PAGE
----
The ability to pursue a business case down to its roots is a professor’s dream. “At Microsoft, they slice and dice information every which way,” says Jiambalvo. “They’re really into drilling down.” In Jiambalvo’s course on variances, analyzing deviations from the various plans Microsoft draws up, participants are constantly suggesting new product areas they want to test, he says.

In another case, an employee from a business unit took Jiambalvo’s performance-measurement class, then volunteered to come back three months later and make a presentation on the balanced scorecard. “I thought she was going to be out of her depth, talking to finance people, but she did a fabulous presentation about what it took to implement the scorecard,” Jiambalvo says. He now routinely asks people from business units to make presentations in finance classes.

While Microsoft values its on-site approach, other companies see benefits in offering students a change of venue. Lucent Technologies began a custom program in finance with Wellesley, Massachusetts’s Babson College in 1997 by running five sessions at the company’s New Jersey headquarters and two at Babson. By mutual agreement, Lucent has been moving more toward using Babson’s facilities, and now offers five of the seven classes at the school. “When executives come here,” says Babson professor of management accounting Larry Carr, “we get more of their minds.”

The belief that first-class facilities will attract companies has led such schools as Fuqua, Kellogg, the University of Virginia’s Darden Business School, and the University of Pennsylvania’s Wharton School to build separate, state-of-the-art conference centers.

Lately, though, some schools seem to view new facilities more as the price of staying even in the executive-education game. “Sure we think our architecture and design will be conducive to facilitating organizational change,” says Steve Hick, director for custom programs at the University of North Carolina’s Kenan-Flagler Business School, which is engaged in a major building project. “But a center just brings you even with the competition.”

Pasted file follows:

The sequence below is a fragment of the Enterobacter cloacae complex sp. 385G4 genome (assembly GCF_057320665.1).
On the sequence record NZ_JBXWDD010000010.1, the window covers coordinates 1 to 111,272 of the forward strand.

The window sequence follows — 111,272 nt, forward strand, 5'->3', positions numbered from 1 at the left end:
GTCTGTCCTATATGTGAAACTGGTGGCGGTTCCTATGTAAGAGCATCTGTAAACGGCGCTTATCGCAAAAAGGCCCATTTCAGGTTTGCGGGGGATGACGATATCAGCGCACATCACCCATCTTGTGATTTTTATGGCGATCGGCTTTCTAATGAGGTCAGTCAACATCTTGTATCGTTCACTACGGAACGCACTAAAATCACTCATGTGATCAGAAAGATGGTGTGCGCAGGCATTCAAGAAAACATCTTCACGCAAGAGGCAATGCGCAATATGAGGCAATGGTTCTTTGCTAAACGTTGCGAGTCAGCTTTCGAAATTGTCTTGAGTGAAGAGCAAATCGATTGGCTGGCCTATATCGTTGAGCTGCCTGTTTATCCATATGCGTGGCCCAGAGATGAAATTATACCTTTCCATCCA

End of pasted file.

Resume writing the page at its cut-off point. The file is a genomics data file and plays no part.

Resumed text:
Other business schools would rather send professors to company locations, or concentrate on “distance-learning” technology using multimedia presentations. The University of Southern California’s Marshall School of Business is a leader in delivering customized training by teleconferencing. During 1997-98, its professors gave 42 three-hour interactive courses to high-level managers at DaimlerBenz headquarters in Germany. The teachers never left Los Angeles, except during the program’s design phase.

Ties with individual professors often prove valuable to companies, especially that select group of teachers that understands a company’s culture and programs.

“Teaching adults is different from teaching kids,” says Carol Newcomb, executive director of executive education at Ohio State University’s Fisher College of Business. “The faculty needs to be connected to real-world problems, which some professors are not interested in.” At Indiana University, only about 10 percent of business-school professors are heavily involved in the custom-program workload because of the unique skills required. Specialist faculty, says Cam Danielson, “must be facilitators, coaches, critiquers, and students themselves.”

While ABB hasn’t measured the return on investment from its program with Fuqua, treasurer Barry Wentworth says he sees the program’s value daily in corporate interactions that have been transformed. “Can I quantify the heightened awareness and better communications? I think not,” he says. “It’s more of a feel.” S

Stephen Barr is senior contributing editor at CFO; Roy Harris is a senior editor.

The Microsoft School of Finance